We Are Treaty People
May 2, 2017
Roots have spread out from the Tree of the Great Peace,
one to the north, one to the east, one to the south and one to the west.
The name of these roots is The Great White Roots
and their nature is Peace and Strength.
If any man or any nation outside the Five Nations shall obey the laws of the Great Peace and make known their disposition to the Lords of the Confederacy,
they may trace the Roots to the Tree
and if their minds are clean and they are obedient and promise to obey the wishes of the Confederate Council,
they shall be welcomed to take shelter beneath the Tree of the Long Leaves.
--The Peacemaker, “The Council of Great Peace: The Great Binding Law”
DeeAnn and Kenny here! We are so honoured to be a part of a First Nations-inspired All In service on Sunday, May 7. This being the first in our Canadian Music series, we’ll have some spectacular music from Buffy Saint Marie, Robbie Robertson and Lydia Adams, but we’ll also have some significant additions to our worship inspired by our First Nations brothers and sisters. We want to explore and introduce you to a few things might see or hear in the service.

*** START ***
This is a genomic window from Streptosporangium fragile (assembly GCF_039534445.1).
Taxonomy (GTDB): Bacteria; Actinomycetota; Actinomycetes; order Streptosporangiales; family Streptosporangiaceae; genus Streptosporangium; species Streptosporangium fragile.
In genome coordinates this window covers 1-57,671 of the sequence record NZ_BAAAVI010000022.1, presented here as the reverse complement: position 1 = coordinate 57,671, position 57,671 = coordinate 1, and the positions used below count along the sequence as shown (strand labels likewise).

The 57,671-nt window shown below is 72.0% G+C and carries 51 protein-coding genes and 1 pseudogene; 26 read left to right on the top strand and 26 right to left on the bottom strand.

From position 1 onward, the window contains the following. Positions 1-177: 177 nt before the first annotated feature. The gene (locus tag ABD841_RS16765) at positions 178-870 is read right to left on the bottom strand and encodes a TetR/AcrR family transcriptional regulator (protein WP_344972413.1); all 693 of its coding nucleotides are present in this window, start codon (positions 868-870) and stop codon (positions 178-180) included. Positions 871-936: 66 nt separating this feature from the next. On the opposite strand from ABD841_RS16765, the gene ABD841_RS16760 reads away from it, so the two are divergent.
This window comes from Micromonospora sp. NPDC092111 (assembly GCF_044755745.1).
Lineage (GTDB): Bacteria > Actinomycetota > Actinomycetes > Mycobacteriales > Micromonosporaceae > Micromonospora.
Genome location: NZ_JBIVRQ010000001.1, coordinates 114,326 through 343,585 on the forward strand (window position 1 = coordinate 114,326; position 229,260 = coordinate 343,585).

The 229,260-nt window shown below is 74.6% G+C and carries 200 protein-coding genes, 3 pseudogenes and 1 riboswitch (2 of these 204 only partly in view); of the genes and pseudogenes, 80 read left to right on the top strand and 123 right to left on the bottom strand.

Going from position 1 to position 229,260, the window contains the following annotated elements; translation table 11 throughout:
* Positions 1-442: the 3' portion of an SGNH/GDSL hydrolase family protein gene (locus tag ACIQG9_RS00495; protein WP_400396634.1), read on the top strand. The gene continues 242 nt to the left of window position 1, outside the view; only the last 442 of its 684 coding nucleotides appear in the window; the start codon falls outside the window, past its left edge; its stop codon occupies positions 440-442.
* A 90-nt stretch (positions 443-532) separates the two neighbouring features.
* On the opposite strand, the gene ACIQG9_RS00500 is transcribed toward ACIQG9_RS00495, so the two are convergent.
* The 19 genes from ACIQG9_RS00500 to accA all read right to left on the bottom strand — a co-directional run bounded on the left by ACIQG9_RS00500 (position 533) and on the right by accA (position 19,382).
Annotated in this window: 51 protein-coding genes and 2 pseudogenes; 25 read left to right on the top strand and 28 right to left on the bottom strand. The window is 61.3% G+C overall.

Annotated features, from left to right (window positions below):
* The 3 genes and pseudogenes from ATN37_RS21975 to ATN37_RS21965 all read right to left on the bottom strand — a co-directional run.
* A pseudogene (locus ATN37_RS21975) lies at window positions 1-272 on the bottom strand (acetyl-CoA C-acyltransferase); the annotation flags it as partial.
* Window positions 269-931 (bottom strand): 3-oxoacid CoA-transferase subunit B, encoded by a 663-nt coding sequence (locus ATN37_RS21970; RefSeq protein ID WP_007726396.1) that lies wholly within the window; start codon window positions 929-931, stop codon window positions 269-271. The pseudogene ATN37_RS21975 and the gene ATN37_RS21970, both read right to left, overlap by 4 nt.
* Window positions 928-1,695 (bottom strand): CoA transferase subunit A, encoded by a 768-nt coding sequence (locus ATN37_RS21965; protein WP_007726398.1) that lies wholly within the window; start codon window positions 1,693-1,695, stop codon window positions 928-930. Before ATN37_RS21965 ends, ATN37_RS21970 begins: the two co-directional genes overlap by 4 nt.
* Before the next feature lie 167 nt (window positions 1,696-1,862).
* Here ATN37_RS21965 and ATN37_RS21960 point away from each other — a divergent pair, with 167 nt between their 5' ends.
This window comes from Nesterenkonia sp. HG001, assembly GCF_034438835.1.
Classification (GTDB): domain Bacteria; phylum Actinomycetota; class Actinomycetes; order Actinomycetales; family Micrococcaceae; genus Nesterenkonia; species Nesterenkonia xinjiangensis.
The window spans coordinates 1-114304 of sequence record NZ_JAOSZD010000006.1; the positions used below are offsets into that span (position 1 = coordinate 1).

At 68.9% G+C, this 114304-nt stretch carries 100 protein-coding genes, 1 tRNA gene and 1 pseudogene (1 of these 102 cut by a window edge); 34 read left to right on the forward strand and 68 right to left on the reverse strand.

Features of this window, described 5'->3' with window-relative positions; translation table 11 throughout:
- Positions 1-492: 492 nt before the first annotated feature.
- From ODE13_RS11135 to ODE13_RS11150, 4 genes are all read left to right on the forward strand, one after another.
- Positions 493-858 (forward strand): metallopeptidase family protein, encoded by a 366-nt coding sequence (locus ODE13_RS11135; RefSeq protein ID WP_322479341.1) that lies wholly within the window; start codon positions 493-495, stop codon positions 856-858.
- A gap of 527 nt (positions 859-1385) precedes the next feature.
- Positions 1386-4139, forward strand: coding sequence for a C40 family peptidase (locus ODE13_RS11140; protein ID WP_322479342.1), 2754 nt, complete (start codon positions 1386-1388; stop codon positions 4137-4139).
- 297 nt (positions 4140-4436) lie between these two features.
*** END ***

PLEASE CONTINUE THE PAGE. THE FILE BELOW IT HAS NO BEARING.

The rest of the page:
On the Haudenosaunnee (Iroquois) Six Nations Great Peace and Peacemaker
First off, some housekeeping. “Iroquois” is a French word, probably derived from Algonquian, meaning ”killer people.” The Six Nations are the in reality Haudenosaunee, or “people of the longhouse.” The Six Nations are the Mohawk, Onondaga, Oneida, Cayuga, Seneca, and Tuscarora peoples. The French Settlers called them the Iroquois League.
The model for western democracy had its origins in the 14th century Great Peace, or Iroquois Confederacy, and the Iroquois Book of the Great Law.
The Peacemaker travelled with Ayonwatha (Hiawatha) around the Great Lakes and St Lawrence River region more than 500 years ago to bring the Five Nations together out of a terrible war that divided them. They refer to this as their “dark times.” The Great Law of Peace or The Great Binding Law is symbolized by the Great Tree of Peace and outlines the social and political structures and protocols that the people use to maintain a peaceful society based on strategies for keeping a rational and good mind. The Five Nations became Six Nations when the Tuscarora joined the Confederation in 1722.